37 Provocative Thoughts about Power

Since publishing Influential Leadership: A Leader’s Guide to Getting Things Done, I’ve had a great many conversations with people about leadership and power.

At a junior level, most people are afraid of the topic, or at the very least, wary. They don’t want to get ensnared by the intrigue, although they are still ambitious.

Middle level leaders seem to dislike it, yet realise it is an important concept they ought to get their heads around. Senior leaders have learned how to harness its potential.

That doesn’t mean power is intrinsically bad. Actually, most that is good in the world has been created by someone who had the power to make it happen.

However, you do need to get to grips with it if you are to fulfil your potential.

And that means you have to think, and to learn.

To provoke that thought, and help you to start advancing on this topic, here are 37 ideas that will give you pause for thought.

On the purpose of power:

  • If you are not prepared to pursue power — get out of the game of work because you will never excel.
  • Power itself is a neutral concept until intention bends it to either abusive or virtuous action.
  • Power is about getting what you want and need, for yourself and others. Who wants to be powerless?
  • Gaining power and influence gives you independence and responsibility.
  • Power = input; politics = process; influence = output.
  • Do you have enough power? Yes, if you are consistently able to make happen what you want to make happen.
  • Powerless People Peddle Petty Politics.
  • Powerful People Promote Positive Politics.
  • Most people exaggerate the power of other people and underestimate their own power.
  • Your relationship with power says plenty about your history, but what about your future?

On the pursuit and use of power:

  • If you want to create a powerful resource, just start learning more about the people you work with. Ask more questions.
  • Power creates influence because people calculate how it can help or hinder them compared to other power sources.
  • Power can be spent, lost or stolen, as well as acquired and used.
  • Power usually goes to the person who is alert to it, seldom to the one who is most capable of using it well.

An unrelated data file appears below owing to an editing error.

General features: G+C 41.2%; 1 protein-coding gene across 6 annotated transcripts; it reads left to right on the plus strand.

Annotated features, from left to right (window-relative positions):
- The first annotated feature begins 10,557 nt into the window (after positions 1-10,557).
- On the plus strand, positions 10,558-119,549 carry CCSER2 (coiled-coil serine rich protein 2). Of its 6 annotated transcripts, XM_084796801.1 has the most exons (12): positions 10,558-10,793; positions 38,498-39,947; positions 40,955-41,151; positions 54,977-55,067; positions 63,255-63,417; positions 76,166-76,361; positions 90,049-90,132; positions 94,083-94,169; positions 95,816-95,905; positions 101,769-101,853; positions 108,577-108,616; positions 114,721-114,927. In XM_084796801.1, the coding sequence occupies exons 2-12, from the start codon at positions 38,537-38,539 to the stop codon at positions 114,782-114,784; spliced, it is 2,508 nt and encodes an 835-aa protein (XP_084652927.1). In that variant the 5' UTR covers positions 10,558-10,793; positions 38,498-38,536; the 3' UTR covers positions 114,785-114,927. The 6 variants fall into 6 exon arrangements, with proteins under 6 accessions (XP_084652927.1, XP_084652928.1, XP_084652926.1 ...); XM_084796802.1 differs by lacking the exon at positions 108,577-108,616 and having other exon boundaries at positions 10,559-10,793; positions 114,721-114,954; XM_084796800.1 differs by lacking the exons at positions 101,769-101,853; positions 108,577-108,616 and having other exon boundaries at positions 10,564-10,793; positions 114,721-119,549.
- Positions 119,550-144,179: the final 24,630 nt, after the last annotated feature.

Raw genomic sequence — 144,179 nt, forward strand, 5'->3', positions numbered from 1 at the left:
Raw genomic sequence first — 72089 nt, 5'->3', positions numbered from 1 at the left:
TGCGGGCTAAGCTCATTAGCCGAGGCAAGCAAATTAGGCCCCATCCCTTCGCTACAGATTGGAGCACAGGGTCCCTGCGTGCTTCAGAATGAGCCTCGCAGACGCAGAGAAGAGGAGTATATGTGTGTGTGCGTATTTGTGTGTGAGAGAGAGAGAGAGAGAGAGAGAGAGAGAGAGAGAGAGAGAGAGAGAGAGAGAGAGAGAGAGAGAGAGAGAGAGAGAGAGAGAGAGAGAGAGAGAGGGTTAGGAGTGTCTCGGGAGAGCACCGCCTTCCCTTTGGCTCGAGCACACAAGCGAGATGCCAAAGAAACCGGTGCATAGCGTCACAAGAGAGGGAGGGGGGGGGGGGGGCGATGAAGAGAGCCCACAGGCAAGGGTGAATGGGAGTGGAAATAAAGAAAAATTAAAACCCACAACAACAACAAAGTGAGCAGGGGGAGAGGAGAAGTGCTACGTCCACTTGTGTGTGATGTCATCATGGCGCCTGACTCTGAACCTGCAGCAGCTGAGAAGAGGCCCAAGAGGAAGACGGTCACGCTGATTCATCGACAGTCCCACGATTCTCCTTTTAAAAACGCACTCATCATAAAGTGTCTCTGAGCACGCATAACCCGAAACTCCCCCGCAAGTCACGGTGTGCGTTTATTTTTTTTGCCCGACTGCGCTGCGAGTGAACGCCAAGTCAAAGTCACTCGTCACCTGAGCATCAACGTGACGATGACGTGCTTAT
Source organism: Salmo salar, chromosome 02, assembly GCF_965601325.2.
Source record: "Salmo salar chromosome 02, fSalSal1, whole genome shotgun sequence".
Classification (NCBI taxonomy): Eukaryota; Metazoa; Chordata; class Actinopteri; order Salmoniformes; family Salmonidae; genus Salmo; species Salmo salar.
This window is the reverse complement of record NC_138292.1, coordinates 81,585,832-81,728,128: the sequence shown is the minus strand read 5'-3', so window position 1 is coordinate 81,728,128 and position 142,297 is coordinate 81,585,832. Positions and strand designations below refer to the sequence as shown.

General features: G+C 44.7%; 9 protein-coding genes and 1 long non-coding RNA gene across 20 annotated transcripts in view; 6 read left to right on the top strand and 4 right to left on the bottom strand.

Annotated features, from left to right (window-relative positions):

• Scarcity is what makes an asset powerful.
  • If you empower someone, you are investing some of your power in them with a view to getting a return at some point.
  • If people break your rules, your power is probably going down. If you’re breaking others’ rules, your power is probably rising.
  • The reason why the wrong people often acquire power is that others leave it lying around.
  • It is not your actual power that enables you to influence, but the power others think you have.
  • If you trust, you have given someone a power over you. And if you don’t trust, can you work with others?
  • Where there is change, politics follows in hot pursuit. This is because power is liquefied and is being redistributed.
  • People have power as do issues and agendas. To gain more power, try picking up and running with an issue.
  • People who keep name dropping are borrowing power from someone else — and EVERYONE knows it!
  • Harnessing the power of informal groups is a big opportunity (ignored by most) for greater influence in large organisations.
  • In the land of the blind, the one-eyed man is king. Seek assets that others want and haven’t got, and your power will grow.
  • Has your power risen or fallen today? The value of power can go down as well as up!
  • If political capital is the quality of your relationships with powerful people, what’s your investment strategy?

On the consequences of becoming powerful:

  • Having less power forces better thinking and preparation. Powerful people beware complacency.
  • If you have enough power, you don’t need politics.
  • Beware: As power accumulates, purpose gets forgotten and power becomes the goal.
  • Power is addictive. It also creates hallucinations. Be careful not to overdose.
  • Regard power as a precious asset and it will help you to spend it wisely.
  • Ego and power are dangerous bedfellows.
  • The relentless procession of short-term problems keeps talented people occupied while the powerful prosper.
  • Power, like money, makes it difficult to work out who your real friends are.
  • Power without goodwill fast becomes oppression.
  • The acquisition of power delivers responsibility. What good will you do with it?

Now, a final question, what do you think about power?

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Originally published on the Influence Blog.

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